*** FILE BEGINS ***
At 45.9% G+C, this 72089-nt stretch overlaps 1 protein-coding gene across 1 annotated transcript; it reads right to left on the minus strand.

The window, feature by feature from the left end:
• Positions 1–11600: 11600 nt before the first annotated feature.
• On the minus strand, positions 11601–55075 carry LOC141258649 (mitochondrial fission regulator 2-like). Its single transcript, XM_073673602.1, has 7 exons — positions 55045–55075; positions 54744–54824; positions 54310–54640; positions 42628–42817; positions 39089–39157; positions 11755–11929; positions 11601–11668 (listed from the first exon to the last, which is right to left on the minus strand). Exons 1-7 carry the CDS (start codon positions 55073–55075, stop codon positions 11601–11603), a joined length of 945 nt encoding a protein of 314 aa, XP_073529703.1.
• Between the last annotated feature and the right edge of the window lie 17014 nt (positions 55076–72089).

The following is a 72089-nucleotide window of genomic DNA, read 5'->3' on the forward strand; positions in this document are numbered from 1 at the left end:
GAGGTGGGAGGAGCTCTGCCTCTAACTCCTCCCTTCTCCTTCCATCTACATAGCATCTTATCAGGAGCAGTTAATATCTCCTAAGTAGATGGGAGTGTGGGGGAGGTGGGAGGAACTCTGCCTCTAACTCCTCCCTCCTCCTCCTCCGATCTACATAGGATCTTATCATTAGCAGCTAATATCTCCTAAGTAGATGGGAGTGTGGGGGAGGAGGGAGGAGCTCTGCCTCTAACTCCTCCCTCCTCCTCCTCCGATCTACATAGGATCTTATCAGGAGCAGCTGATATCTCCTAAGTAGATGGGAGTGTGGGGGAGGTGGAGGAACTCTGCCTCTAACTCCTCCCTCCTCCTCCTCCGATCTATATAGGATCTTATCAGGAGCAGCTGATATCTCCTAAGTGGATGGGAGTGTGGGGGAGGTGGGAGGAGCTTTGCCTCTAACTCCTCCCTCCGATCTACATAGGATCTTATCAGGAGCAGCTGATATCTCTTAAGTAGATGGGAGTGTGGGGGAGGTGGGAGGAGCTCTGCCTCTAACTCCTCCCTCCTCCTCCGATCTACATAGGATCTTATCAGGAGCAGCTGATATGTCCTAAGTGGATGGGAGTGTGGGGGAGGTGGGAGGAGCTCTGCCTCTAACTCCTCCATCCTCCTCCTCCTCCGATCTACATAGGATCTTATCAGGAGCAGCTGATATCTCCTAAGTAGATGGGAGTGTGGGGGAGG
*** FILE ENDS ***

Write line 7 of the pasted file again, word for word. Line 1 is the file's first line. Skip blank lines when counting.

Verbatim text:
GAGGTGGGAGGAGCTCTGCCTCTAACTCCTCCCTTCTCCTTCCATCTACATAGCATCTTATCAGGAGCAGTTAATATCTCCTAAGTAGATGGGAGTGTGGGGGAGGTGGGAGGAACTCTGCCTCTAACTCCTCCCTCCTCCTCCTCCGATCTACATAGGATCTTATCATTAGCAGCTAATATCTCCTAAGTAGATGGGAGTGTGGGGGAGGAGGGAGGAGCTCTGCCTCTAACTCCTCCCTCCTCCTCCTCCGATCTACATAGGATCTTATCAGGAGCAGCTGATATCTCCTAAGTAGATGGGAGTGTGGGGGAGGTGGAGGAACTCTGCCTCTAACTCCTCCCTCCTCCTCCTCCGATCTATATAGGATCTTATCAGGAGCAGCTGATATCTCCTAAGTGGATGGGAGTGTGGGGGAGGTGGGAGGAGCTTTGCCTCTAACTCCTCCCTCCGATCTACATAGGATCTTATCAGGAGCAGCTGATATCTCTTAAGTAGATGGGAGTGTGGGGGAGGTGGGAGGAGCTCTGCCTCTAACTCCTCCCTCCTCCTCCGATCTACATAGGATCTTATCAGGAGCAGCTGATATGTCCTAAGTGGATGGGAGTGTGGGGGAGGTGGGAGGAGCTCTGCCTCTAACTCCTCCATCCTCCTCCTCCTCCGATCTACATAGGATCTTATCAGGAGCAGCTGATATCTCCTAAGTAGATGGGAGTGTGGGGGAGG